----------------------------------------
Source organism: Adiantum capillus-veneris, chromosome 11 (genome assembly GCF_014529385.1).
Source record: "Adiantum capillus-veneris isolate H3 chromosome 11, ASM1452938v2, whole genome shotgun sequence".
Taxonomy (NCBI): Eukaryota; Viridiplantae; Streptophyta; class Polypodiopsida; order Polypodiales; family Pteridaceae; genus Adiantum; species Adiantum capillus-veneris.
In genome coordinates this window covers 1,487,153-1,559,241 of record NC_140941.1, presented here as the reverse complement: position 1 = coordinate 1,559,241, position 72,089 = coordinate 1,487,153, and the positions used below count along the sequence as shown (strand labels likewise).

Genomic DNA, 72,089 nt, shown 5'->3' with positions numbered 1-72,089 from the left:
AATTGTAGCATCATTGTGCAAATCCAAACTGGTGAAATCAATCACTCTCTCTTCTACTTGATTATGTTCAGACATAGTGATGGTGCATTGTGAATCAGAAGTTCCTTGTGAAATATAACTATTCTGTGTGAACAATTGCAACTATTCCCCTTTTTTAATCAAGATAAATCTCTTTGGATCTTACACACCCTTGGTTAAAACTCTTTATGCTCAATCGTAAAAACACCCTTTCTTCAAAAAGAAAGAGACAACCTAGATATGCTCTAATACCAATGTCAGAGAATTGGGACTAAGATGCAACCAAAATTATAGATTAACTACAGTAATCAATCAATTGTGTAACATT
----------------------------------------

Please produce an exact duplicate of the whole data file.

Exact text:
Source organism: Adiantum capillus-veneris, chromosome 11 (genome assembly GCF_014529385.1).
Source record: "Adiantum capillus-veneris isolate H3 chromosome 11, ASM1452938v2, whole genome shotgun sequence".
Taxonomy (NCBI): Eukaryota; Viridiplantae; Streptophyta; class Polypodiopsida; order Polypodiales; family Pteridaceae; genus Adiantum; species Adiantum capillus-veneris.
In genome coordinates this window covers 1,487,153-1,559,241 of record NC_140941.1, presented here as the reverse complement: position 1 = coordinate 1,559,241, position 72,089 = coordinate 1,487,153, and the positions used below count along the sequence as shown (strand labels likewise).

Genomic DNA, 72,089 nt, shown 5'->3' with positions numbered 1-72,089 from the left:
AATTGTAGCATCATTGTGCAAATCCAAACTGGTGAAATCAATCACTCTCTCTTCTACTTGATTATGTTCAGACATAGTGATGGTGCATTGTGAATCAGAAGTTCCTTGTGAAATATAACTATTCTGTGTGAACAATTGCAACTATTCCCCTTTTTTAATCAAGATAAATCTCTTTGGATCTTACACACCCTTGGTTAAAACTCTTTATGCTCAATCGTAAAAACACCCTTTCTTCAAAAAGAAAGAGACAACCTAGATATGCTCTAATACCAATGTCAGAGAATTGGGACTAAGATGCAACCAAAATTATAGATTAACTACAGTAATCAATCAATTGTGTAACATT